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FBI Releases Unsubstantiated Terrorist Threats to U.S. Banks

Aired April 19, 2002 - 14:02   ET

THIS IS A RUSH TRANSCRIPT. THIS COPY MAY NOT BE IN ITS FINAL FORM AND MAY BE UPDATED.


THIS IS A RUSH TRANSCRIPT. THIS COPY MAY NOT BE IN ITS FINAL FORM AND MAY BE UPDATED.
FREDRICKA WHITFIELD, CNN ANCHOR: Now we want to take you back up to Washington for that breaking story, as the FBI now releases information about unsubstantiated threats against U.S. banks. Let's go to Kelli now.

KELLI ARENA, CNN JUSTICE CORRESPONDENT: Fredricka, that's right. The U.S. government is warning of a possible physical attack against a U.S. financial institution, including banks. That's based on unsubstantiated information from an unspecified terrorist group.

The states that are involved are along the Northeast. They include Virginia, Maryland, District of Columbia. Delaware, Pennsylvania, New York, New Jersey, Connecticut, Massachusetts, Rhode Island, Maine, Vermont and New Hampshire.

This was an intelligence-gathering information process that was coming through. And they do have some information that a financial institution could be under attack. However, no specific target, no specific date.

But it was information that the Office of Homeland Security, the FBI, the Justice Department and the Treasury Department felt was important enough to pass on to financial institutions. What they do with that information, of course, is up to them.

The level of alert here in the United States -- I believe we may have a chart that explains what these levels look like -- remains at yellow. That is an elevated level of alert. It's been at yellow though for some time.

So this new information hasn't changed that level of threat at all. It remains at yellow. What does that mean, in plain English? The attorney general, FBI and Justice Department are asking that citizens remain vigilant. Be aware of your surroundings.

If someone comes into a financial institution and drops off a package and leaves, if you see something that looks peculiar, if you hear a conversation that is troubling to you, that you should report that to authorities, to a manager at the bank or at the New York Stock Exchange.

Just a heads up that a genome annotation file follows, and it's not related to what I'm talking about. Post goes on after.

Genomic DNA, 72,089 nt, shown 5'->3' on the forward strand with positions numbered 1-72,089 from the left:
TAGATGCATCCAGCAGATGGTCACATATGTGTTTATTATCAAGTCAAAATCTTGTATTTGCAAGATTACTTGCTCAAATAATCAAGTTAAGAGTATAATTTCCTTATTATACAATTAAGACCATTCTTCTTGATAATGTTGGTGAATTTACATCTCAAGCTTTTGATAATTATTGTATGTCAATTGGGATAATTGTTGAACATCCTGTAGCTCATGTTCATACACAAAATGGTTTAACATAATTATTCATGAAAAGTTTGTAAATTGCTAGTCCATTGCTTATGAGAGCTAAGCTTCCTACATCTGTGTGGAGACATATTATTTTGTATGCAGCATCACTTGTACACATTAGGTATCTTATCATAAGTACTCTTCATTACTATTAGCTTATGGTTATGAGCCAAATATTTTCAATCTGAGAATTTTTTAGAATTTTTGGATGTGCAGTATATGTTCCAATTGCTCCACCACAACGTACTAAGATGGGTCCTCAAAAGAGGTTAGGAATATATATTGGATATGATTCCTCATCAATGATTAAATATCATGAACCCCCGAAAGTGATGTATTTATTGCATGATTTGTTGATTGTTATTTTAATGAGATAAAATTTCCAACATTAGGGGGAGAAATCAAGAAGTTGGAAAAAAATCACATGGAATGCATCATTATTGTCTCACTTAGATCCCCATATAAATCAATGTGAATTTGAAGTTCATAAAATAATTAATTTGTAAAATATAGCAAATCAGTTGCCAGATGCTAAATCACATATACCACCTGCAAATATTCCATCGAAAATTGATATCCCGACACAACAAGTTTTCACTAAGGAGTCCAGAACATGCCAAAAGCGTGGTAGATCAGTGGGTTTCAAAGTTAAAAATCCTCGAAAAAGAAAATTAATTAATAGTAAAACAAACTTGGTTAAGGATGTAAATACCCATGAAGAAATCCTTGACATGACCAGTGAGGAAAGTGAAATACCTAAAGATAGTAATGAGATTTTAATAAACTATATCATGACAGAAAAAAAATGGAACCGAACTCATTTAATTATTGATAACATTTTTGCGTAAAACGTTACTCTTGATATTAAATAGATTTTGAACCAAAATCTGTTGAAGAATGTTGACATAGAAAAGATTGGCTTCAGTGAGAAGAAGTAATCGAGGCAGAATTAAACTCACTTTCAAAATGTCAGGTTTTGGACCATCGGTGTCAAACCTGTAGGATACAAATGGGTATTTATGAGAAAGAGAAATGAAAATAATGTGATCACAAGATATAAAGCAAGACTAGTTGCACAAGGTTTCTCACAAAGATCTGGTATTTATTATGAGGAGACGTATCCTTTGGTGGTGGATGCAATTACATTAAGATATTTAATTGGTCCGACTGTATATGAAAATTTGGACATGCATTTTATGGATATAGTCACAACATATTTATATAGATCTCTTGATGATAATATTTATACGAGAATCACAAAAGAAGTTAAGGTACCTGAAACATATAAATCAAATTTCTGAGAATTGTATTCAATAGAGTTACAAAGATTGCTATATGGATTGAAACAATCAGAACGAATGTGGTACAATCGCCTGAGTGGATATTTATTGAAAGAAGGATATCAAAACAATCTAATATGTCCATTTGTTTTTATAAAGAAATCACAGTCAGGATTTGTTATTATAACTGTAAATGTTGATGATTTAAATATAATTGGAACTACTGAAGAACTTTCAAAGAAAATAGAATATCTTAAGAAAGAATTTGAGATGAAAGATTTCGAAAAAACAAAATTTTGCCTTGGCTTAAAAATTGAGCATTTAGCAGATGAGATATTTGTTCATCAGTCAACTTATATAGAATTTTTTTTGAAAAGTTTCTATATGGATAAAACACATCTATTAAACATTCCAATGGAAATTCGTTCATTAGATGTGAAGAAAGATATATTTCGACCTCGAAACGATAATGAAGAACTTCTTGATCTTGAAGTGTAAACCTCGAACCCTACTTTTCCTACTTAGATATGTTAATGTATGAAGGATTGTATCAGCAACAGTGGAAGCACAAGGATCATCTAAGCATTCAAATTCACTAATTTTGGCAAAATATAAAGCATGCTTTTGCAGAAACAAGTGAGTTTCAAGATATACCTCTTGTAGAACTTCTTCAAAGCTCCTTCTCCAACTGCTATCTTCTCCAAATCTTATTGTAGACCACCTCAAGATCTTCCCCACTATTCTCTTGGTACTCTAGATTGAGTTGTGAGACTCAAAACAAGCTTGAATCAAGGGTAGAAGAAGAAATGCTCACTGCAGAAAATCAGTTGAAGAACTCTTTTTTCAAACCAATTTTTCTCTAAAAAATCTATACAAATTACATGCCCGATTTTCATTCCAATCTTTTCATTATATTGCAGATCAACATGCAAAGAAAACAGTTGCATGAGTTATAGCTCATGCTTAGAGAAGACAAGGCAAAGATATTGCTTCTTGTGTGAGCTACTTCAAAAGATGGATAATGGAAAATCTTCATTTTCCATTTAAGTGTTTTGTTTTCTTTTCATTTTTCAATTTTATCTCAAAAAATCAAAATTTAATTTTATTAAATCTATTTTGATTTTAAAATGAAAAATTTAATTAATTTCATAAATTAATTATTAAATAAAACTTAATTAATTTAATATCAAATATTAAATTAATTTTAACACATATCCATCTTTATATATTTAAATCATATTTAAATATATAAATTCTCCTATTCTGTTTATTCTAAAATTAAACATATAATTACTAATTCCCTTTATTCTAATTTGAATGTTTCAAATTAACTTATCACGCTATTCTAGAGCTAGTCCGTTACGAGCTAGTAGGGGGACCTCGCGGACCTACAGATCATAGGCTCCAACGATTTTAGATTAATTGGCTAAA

Don't forget, financial institutions is a very generic term. That could mean many things. It could mean a brokerage house. It could mean, like I said, the stock exchange or a bank. So it's very unspecific.

Once again, I will say that the FBI has urged a great abundance of caution here. Because of the fact they don't have any specifics, the last time this happened, it turned out to be a scam. It was actually a 13-year-old boy in the Netherlands who had called the D.C. police and said D.C. area banks could be target of a threat. Of course, that was a scam.

This, too, could not be true. But the FBI hasn't been able to rule it out. So therefore it's dispensing the information -- Fredricka.

WHITFIELD: And, Kelli, for security reasons, of course, federal investigators don't want to reveal much about what type of attack there could be when talking about these unsubstantiated claims of any unspecified attacks, right?

ARENA: Fredricka, I don't think they know. I think that the word physical attack was as specific as they could get. I don't believe that they have any information -- none that I've heard of yet, that talks about specific types of explosives. If you remember, last time we went through this, it was very specific information about the types of explosives and law enforcement...

WHITFIELD: Or if it would be an explosive.

ARENA: Right. You don't know. It could be a suicide bomber. There are many different ways that terrorists can -- and let's also back up. This isn't necessarily al Qaeda, either. They said it's from a terrorist group, but it's unspecified.

So there's a lot that we don't know here. And that's why the FBI has said, you know, with a great abundance of caution we send out this information. And as you mentioned earlier, Fredricka, you know, it's a fine line that everybody is walking, in terms of not causing too much chaos and trying to be diligent and inform the public about information that's coming in. It's tricky.

WHITFIELD: All right, we'll keep tabs on that. Thanks very much, Kelli Arena from Washington.

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